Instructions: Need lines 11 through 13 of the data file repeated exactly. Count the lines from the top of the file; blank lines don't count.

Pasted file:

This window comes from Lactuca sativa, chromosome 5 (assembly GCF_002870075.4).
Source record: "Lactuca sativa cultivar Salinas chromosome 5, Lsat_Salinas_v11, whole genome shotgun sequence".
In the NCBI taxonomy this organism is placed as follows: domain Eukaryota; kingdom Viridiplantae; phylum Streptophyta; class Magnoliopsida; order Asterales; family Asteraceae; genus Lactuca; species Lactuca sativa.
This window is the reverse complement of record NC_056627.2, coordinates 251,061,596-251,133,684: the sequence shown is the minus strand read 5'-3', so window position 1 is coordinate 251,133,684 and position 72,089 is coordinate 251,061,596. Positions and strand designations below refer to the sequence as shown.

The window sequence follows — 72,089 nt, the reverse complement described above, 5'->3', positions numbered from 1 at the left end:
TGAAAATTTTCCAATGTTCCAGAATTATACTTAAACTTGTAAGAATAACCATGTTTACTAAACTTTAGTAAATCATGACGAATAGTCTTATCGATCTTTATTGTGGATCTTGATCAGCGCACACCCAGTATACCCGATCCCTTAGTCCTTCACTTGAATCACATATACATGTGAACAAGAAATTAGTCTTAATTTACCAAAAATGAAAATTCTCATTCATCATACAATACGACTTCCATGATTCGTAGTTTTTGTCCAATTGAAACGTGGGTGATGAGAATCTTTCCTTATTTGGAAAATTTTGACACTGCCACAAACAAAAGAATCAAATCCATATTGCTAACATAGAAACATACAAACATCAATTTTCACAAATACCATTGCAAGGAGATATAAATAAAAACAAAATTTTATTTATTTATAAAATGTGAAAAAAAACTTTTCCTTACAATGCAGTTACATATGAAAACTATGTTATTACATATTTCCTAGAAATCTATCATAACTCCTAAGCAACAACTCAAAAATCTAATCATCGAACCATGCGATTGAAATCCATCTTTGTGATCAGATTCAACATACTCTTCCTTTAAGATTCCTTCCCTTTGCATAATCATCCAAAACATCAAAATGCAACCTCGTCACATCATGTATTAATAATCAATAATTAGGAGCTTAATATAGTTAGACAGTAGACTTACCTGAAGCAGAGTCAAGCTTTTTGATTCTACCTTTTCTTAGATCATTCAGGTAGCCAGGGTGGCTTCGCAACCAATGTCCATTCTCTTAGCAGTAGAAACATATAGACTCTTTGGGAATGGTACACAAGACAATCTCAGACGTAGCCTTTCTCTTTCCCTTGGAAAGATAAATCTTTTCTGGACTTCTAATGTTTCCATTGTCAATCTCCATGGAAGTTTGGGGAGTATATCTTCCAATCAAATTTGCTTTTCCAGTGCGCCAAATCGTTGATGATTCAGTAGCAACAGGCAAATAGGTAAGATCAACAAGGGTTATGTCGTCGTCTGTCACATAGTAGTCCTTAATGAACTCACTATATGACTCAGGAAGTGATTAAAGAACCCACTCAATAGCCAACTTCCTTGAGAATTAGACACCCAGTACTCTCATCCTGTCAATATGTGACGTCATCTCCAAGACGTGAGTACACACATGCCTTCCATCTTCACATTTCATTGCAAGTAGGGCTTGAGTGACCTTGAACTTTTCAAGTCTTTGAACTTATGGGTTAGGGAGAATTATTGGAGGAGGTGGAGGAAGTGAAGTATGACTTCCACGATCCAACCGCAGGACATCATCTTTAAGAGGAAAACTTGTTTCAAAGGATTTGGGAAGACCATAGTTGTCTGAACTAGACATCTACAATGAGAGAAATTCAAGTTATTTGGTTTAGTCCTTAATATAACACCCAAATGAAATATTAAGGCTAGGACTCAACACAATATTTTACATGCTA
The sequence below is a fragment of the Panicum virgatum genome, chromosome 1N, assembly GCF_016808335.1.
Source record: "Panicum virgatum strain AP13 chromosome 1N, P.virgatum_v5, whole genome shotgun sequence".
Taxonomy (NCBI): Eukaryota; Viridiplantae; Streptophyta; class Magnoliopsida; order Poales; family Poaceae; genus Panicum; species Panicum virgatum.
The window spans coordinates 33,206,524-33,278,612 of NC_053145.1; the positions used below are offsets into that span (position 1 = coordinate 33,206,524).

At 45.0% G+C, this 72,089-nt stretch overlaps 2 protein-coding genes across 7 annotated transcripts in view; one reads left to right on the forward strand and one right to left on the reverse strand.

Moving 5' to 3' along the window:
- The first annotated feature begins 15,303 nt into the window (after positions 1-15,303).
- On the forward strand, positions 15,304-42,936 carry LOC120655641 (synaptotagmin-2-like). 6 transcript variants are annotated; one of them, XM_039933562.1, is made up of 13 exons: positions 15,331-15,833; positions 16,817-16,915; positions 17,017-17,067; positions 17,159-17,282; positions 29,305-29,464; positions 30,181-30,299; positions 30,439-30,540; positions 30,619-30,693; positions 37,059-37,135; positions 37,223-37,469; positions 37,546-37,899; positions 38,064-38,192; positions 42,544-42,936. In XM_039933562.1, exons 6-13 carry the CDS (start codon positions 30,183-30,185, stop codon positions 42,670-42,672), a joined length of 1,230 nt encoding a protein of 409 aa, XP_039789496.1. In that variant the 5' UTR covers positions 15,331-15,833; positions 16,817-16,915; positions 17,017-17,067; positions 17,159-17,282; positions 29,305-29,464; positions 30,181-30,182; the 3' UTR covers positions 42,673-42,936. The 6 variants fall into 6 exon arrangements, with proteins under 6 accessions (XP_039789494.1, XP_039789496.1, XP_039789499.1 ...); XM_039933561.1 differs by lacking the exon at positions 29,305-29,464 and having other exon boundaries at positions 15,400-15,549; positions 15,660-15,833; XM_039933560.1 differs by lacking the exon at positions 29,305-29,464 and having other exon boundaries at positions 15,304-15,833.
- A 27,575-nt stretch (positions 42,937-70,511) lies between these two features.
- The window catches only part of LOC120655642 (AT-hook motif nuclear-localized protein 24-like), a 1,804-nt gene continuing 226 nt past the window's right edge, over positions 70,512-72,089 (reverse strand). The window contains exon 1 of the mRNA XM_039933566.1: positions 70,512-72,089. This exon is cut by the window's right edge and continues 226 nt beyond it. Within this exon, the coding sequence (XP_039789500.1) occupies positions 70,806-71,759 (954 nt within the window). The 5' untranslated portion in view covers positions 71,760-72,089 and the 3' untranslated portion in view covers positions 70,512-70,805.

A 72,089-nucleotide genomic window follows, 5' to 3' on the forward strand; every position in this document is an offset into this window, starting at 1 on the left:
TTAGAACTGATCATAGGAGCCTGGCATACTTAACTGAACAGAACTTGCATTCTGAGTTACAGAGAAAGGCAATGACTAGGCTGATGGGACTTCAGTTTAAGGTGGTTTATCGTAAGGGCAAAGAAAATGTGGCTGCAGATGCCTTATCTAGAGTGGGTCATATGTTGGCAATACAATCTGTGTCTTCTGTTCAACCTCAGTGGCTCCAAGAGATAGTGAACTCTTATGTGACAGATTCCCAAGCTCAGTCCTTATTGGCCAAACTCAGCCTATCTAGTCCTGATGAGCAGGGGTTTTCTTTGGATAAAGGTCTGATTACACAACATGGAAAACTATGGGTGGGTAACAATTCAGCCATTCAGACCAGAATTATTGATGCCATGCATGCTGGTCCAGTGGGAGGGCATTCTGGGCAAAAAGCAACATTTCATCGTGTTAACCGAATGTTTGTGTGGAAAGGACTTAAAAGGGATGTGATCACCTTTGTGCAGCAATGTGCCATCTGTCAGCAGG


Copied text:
At 45.0% G+C, this 72,089-nt stretch overlaps 2 protein-coding genes across 7 annotated transcripts in view; one reads left to right on the forward strand and one right to left on the reverse strand.

Moving 5' to 3' along the window:
- The first annotated feature begins 15,303 nt into the window (after positions 1-15,303).